European trade beads history and dating
These sites appeared to be primarily focused on producing glass (from the Greek meaning ‘four-sided’) which were small glass or stone squares used as mosaic tiles for decorative purposes, possibly to be used in local churches or the villas of wealthy noblemen.
This process harks back to far earlier production techniques from the Roman Empire when moulded glass was used to bring light into bathhouses.
A further reference in 1090 mentions a Petrus Flabianicus (or Peter of the Flacons), involved in the same activity.
From this point forward the importation of foreign glasswork into Venice was forbidden and foreign glassmakers were prevented from working in the city.On Murano, as they had done with the Arsenale (the fortified complex of state owned shipyards which at its height occupied some fifteen percent of Venice), the Venetian authorities aimed to guard what was now seen as a vital industry by keeping it in isolation – albeit in a gilded cage.Incentives and conditions for employees were regulated by the Guild setup to control the glass making industry.This influx of techniques was to be repeated again in 1453 when Constantinople fell to the Ottomans.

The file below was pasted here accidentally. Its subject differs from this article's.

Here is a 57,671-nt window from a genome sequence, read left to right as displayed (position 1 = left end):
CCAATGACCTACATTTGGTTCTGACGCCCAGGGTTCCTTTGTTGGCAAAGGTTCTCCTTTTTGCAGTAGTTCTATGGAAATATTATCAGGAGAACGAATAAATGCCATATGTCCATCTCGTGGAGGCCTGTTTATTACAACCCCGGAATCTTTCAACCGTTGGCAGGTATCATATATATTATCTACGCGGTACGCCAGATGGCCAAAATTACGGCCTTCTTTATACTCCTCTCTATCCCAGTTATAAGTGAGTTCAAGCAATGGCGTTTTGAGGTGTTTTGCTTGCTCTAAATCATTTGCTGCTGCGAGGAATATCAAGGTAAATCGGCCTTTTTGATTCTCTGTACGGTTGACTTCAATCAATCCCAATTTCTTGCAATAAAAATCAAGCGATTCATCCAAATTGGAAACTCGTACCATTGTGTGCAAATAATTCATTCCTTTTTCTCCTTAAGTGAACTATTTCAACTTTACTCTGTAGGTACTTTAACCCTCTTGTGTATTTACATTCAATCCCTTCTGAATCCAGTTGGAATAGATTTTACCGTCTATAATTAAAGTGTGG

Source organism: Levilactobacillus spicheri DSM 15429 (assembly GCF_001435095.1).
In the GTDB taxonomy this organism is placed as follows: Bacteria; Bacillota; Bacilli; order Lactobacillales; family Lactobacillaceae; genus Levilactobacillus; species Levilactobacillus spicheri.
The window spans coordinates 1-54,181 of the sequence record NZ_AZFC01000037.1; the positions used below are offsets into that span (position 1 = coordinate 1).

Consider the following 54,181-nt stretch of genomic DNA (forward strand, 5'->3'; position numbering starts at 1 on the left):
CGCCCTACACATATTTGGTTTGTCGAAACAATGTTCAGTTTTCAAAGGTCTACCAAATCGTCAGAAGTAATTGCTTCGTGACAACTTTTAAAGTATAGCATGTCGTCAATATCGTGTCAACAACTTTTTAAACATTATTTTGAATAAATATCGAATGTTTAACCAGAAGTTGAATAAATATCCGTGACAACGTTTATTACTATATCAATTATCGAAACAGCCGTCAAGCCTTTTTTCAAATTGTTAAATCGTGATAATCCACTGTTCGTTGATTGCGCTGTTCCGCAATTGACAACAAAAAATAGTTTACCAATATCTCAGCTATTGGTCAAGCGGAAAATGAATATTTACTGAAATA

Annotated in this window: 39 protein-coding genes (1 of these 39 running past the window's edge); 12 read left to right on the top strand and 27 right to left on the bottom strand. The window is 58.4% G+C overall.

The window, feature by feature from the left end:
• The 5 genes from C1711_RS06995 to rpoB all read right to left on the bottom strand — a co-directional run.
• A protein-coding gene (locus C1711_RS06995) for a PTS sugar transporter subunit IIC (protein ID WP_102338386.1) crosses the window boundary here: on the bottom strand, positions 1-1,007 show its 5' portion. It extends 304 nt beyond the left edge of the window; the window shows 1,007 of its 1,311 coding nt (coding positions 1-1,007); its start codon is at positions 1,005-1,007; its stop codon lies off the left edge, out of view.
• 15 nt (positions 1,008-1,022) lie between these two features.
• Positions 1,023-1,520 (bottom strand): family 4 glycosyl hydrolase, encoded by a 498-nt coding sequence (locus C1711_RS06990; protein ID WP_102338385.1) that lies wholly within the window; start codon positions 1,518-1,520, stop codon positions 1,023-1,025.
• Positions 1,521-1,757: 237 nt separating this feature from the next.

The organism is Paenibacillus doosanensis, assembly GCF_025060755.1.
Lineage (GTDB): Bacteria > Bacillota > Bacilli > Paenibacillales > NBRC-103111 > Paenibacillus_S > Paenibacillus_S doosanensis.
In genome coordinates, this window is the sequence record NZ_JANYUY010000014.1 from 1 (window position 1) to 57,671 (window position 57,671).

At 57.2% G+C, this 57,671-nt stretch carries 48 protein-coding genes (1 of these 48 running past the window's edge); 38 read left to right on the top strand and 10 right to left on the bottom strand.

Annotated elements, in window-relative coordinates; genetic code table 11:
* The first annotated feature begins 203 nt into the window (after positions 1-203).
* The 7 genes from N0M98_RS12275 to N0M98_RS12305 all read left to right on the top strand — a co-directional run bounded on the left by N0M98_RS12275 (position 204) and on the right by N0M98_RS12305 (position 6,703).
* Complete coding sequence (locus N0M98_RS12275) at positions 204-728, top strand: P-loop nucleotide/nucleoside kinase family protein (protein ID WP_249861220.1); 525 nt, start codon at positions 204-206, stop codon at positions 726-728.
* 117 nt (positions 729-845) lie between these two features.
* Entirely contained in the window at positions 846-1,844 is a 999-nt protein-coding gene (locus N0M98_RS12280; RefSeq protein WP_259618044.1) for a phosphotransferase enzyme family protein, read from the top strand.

Political and commercial expediency then played an important part in ensuring that these techniques were retained within Venice and production was regulated to maintain a competitive advantage.Several centuries were to pass before the artisans of the Venetian area embarked on what was to become a fully-fledged and unique period of decorative glass production, evolving over time to reach world renown and for a period a virtual monopoly industry in Europe.